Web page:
This 26-year-old med student has over $350,000 in student loans—here's why she won't use a credit card
Going to medical school is expensive, especially in New York City. For 26-year-old Alexandra Capellini, who is currently on a research year between her third and fourth years at the Icahn School of Medicine at Mount Sinai, every dollar counts.
Capellini expects to graduate with more than $400,000 in student debt, including $130,000 from undergrad. And she predicts it will take "decades" to pay off, even if she gets to the point where she earns more than $200,000 a year as a pediatric oncologist, she tells CNBC Make It.
With that in mind, Capellini is careful to live within her means. Normally, she lives entirely off of her loans, and pre-loads money for living expenses onto a debit card. Currently, she's earning a $28,000 stipend, giving her a little bit of money to spend each week. Additionally, because she isn't taking out additional loans this year, her parents are helping her stretch her stipend by covering her $650 monthly rent.
Although she's already facing the prospect of making loan payments into her 40s and beyond, Capellini is hesitant to open a credit card and potentially take on more debt, even if it would make her life easier in the short term.
"[My parents] basically told me 'you can open up a credit card when you have a stable, consistent income and you can pay it off in full every single month without needing to lean on us,'" Capellini says. "And I haven't been in that place yet."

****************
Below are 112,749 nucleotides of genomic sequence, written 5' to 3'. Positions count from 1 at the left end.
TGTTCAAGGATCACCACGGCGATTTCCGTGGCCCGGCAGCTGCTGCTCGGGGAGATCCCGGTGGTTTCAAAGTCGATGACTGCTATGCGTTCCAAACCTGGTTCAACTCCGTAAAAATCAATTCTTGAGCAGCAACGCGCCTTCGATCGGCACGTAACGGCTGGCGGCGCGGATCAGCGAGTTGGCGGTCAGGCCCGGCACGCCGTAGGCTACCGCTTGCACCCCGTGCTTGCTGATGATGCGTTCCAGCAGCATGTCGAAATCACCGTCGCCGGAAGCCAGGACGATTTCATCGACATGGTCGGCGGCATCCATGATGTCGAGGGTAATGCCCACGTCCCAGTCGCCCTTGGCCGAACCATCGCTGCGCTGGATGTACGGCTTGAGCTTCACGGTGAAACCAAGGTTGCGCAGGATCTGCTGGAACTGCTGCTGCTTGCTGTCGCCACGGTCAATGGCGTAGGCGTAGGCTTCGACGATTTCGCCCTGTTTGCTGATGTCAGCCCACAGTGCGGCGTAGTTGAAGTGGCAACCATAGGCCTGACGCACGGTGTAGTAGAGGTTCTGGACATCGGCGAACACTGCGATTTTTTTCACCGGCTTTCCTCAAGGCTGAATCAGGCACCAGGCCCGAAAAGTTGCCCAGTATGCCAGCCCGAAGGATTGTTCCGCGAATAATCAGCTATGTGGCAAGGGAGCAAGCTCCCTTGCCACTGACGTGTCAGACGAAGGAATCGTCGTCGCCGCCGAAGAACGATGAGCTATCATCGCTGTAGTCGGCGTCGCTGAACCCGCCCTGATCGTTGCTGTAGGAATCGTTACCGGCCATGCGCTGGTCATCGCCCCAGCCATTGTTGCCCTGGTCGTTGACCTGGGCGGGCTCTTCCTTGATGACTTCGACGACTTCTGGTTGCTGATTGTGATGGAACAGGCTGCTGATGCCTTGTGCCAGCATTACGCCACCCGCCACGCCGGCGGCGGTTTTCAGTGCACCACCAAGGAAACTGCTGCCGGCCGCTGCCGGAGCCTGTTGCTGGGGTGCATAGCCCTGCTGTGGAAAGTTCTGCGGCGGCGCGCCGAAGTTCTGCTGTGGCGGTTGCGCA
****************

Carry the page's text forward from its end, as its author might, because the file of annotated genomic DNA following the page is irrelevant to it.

She says that getting a credit card is "one of the biggest things I'm looking forward to when I actually start making a salary in residency."
In addition to being able to start collecting credit card points from money spent on travel and groceries, Capellini has another reason for wanting to switch her spending from debit to credit: peace of mind.
"Mentally, it would be nice to not need to be so hyper-aware of the exact dollar amount that I have on hand in the bank right now," she says. It will also be easier to pay her bill at the end of the month rather than having the money deducted from her account with each purchase.
But until she has a salary, Capellini says she will stay committed to her tight, debit-centric budget.
"I'm not counting pennies, but I'm very hesitant to even think about adding credit card debt," she says. "I'm not even in a place to tackle what I already have."
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